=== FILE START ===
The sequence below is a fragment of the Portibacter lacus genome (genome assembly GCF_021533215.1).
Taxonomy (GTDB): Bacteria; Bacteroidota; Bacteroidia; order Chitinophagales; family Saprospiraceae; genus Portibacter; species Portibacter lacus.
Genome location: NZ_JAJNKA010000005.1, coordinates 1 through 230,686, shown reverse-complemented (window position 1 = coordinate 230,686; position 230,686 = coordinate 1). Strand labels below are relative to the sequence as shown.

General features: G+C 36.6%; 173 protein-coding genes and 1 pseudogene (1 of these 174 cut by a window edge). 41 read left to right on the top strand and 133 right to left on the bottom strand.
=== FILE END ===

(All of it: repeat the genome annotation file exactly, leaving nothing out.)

The sequence below is a fragment of the Portibacter lacus genome (genome assembly GCF_021533215.1).
Taxonomy (GTDB): Bacteria; Bacteroidota; Bacteroidia; order Chitinophagales; family Saprospiraceae; genus Portibacter; species Portibacter lacus.
Genome location: NZ_JAJNKA010000005.1, coordinates 1 through 230,686, shown reverse-complemented (window position 1 = coordinate 230,686; position 230,686 = coordinate 1). Strand labels below are relative to the sequence as shown.

General features: G+C 36.6%; 173 protein-coding genes and 1 pseudogene (1 of these 174 cut by a window edge). 41 read left to right on the top strand and 133 right to left on the bottom strand.